Make a List


You know that changing some daily habits can change your risk for cognitive decline and preserve your memory. Yet, it might be hard to identify all the ways in which the habits you already have can hold you back from creating new, brain-boosting habits.

Start by creating a habit list. (You can do this exercise even if you’ve already been implementing new habits, just to check in on how you are doing.)

Tonight, set a notebook beside your bed. In the morning, after you wake up, jot down all the steps you took throughout the day that didn’t require a decision-making process (these are your habits). First, you probably turned off an alarm. Write that down. Did you look at your phone before you climbed out of bed? Did you turn on the TV to watch the news? What order did you get yourself ready for your day? Did you go to the bathroom, then shower, then brush your teeth? Write everything down no matter how unimportant it might seem.

At the end of the day, you may find some sneaky habits in your list that you wouldn’t have thought of otherwise. In order to see which habits are working for and against your cognitive health, go through your list the day after tomorrow (try to make the list from the time you wake up and go to bed tomorrow).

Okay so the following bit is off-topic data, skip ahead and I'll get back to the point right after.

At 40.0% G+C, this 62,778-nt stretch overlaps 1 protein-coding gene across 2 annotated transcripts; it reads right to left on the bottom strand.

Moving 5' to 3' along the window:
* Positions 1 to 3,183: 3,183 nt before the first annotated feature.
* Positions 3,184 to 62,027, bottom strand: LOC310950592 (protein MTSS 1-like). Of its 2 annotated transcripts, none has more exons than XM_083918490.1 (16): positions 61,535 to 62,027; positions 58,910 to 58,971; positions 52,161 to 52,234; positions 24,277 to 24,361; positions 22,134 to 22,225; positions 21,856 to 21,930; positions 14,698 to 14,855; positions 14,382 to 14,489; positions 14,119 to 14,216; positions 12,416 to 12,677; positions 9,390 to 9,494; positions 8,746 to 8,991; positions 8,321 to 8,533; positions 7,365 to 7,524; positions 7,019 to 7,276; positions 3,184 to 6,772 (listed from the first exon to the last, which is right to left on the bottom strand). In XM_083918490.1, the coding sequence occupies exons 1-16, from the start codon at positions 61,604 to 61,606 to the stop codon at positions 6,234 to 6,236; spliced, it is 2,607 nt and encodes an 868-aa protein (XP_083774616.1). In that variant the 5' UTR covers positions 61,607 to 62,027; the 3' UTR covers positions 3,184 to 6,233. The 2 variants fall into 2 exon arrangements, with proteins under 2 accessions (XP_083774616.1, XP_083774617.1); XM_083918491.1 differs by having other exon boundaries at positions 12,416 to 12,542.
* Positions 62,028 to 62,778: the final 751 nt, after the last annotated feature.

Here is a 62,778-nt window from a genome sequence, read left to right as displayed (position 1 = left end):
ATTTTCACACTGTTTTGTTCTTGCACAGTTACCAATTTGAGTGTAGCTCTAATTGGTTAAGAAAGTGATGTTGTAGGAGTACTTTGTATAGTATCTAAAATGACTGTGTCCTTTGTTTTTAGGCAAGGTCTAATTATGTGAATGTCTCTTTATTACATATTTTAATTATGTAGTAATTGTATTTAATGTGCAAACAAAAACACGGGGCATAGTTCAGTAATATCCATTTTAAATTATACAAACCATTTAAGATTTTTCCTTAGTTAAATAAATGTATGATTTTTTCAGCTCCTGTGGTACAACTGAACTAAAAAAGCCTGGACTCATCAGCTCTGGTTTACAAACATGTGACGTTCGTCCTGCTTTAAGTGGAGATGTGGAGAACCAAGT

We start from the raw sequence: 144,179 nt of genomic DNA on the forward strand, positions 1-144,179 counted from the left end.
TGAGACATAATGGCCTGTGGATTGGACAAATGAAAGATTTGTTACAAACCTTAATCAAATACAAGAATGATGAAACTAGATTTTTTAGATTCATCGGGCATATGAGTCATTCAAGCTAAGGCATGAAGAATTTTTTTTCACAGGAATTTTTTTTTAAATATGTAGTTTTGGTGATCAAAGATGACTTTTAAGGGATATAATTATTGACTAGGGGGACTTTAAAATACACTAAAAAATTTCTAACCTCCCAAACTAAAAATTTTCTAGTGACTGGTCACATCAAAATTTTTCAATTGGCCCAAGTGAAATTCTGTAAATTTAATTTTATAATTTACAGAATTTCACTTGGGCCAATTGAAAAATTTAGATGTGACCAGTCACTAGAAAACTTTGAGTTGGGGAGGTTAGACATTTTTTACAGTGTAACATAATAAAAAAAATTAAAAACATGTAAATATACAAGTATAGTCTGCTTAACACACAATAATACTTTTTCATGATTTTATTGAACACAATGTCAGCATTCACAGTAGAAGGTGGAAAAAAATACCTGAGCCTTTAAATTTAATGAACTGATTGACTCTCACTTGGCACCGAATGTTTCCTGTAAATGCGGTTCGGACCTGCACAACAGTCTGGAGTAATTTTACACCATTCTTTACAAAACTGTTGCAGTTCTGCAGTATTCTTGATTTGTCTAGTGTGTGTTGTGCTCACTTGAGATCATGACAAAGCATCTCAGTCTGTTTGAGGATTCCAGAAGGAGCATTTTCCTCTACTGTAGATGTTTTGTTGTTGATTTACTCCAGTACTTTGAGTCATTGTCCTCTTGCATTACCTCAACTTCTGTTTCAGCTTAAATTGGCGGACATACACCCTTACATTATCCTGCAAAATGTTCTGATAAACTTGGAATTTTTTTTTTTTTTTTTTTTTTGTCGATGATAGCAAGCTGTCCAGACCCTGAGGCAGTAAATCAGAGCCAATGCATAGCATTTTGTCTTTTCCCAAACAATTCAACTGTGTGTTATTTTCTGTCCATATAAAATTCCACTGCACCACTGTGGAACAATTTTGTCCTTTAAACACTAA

Review your list, assigning each habit a number. If the habit is brain-boosting, give it a 2. Blueberries and oatmeal for breakfast? That’s a 2! You called a friend and chatted for 15 minutes? Another 2! If the habit is neutral, give it a 1. Taking a shower or making your bed are examples of neutral habits. Habits that work against brain health get a 0. If you ate junk food, give that habit a 0. Other habits like nail biting or driving over the speed limit might not seem like they’re bad for your brain health, but they indicate that you were stressed, so give those types of habits a 0 also.

Now you have a catalogue of your habits and how they might impact your brain health. You don’t have to work on changing them all at once. Instead, just observe for today and use the information to prompt some thinking about what you might work on first.

The goal with brain-boosting habits isn’t perfection, so there’s no ideal score. As you start to implement new habits, tally your score again. Is your number higher this time? If so, your new habits are brain-boosting! Try this exercise every few months to see how your habits add up.